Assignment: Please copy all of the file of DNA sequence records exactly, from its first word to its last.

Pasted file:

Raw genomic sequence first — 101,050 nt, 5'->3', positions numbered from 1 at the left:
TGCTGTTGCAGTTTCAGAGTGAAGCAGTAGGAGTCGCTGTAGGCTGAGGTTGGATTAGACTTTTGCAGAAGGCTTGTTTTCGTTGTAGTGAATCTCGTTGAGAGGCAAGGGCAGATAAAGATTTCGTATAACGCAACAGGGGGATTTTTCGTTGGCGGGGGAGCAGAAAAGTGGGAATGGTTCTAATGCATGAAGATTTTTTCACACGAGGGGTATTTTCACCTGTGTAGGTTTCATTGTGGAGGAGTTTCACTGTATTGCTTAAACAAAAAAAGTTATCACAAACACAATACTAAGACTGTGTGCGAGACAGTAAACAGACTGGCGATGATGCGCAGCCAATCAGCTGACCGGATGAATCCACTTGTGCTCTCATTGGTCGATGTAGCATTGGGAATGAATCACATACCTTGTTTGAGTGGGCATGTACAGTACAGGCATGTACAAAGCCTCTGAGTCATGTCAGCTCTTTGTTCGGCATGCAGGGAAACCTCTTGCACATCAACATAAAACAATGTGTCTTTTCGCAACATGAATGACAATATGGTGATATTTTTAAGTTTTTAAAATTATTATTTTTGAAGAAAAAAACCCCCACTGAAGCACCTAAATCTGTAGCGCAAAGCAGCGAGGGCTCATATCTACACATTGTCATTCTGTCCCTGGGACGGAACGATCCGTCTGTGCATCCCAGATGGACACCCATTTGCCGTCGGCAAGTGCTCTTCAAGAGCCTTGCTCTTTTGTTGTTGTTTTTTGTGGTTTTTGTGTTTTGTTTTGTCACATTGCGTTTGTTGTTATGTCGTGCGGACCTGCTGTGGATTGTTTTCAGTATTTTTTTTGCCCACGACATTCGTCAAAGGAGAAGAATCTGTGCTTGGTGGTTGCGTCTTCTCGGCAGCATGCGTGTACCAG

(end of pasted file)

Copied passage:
Raw genomic sequence first — 101,050 nt, 5'->3', positions numbered from 1 at the left:
TGCTGTTGCAGTTTCAGAGTGAAGCAGTAGGAGTCGCTGTAGGCTGAGGTTGGATTAGACTTTTGCAGAAGGCTTGTTTTCGTTGTAGTGAATCTCGTTGAGAGGCAAGGGCAGATAAAGATTTCGTATAACGCAACAGGGGGATTTTTCGTTGGCGGGGGAGCAGAAAAGTGGGAATGGTTCTAATGCATGAAGATTTTTTCACACGAGGGGTATTTTCACCTGTGTAGGTTTCATTGTGGAGGAGTTTCACTGTATTGCTTAAACAAAAAAAGTTATCACAAACACAATACTAAGACTGTGTGCGAGACAGTAAACAGACTGGCGATGATGCGCAGCCAATCAGCTGACCGGATGAATCCACTTGTGCTCTCATTGGTCGATGTAGCATTGGGAATGAATCACATACCTTGTTTGAGTGGGCATGTACAGTACAGGCATGTACAAAGCCTCTGAGTCATGTCAGCTCTTTGTTCGGCATGCAGGGAAACCTCTTGCACATCAACATAAAACAATGTGTCTTTTCGCAACATGAATGACAATATGGTGATATTTTTAAGTTTTTAAAATTATTATTTTTGAAGAAAAAAACCCCCACTGAAGCACCTAAATCTGTAGCGCAAAGCAGCGAGGGCTCATATCTACACATTGTCATTCTGTCCCTGGGACGGAACGATCCGTCTGTGCATCCCAGATGGACACCCATTTGCCGTCGGCAAGTGCTCTTCAAGAGCCTTGCTCTTTTGTTGTTGTTTTTTGTGGTTTTTGTGTTTTGTTTTGTCACATTGCGTTTGTTGTTATGTCGTGCGGACCTGCTGTGGATTGTTTTCAGTATTTTTTTTGCCCACGACATTCGTCAAAGGAGAAGAATCTGTGCTTGGTGGTTGCGTCTTCTCGGCAGCATGCGTGTACCAG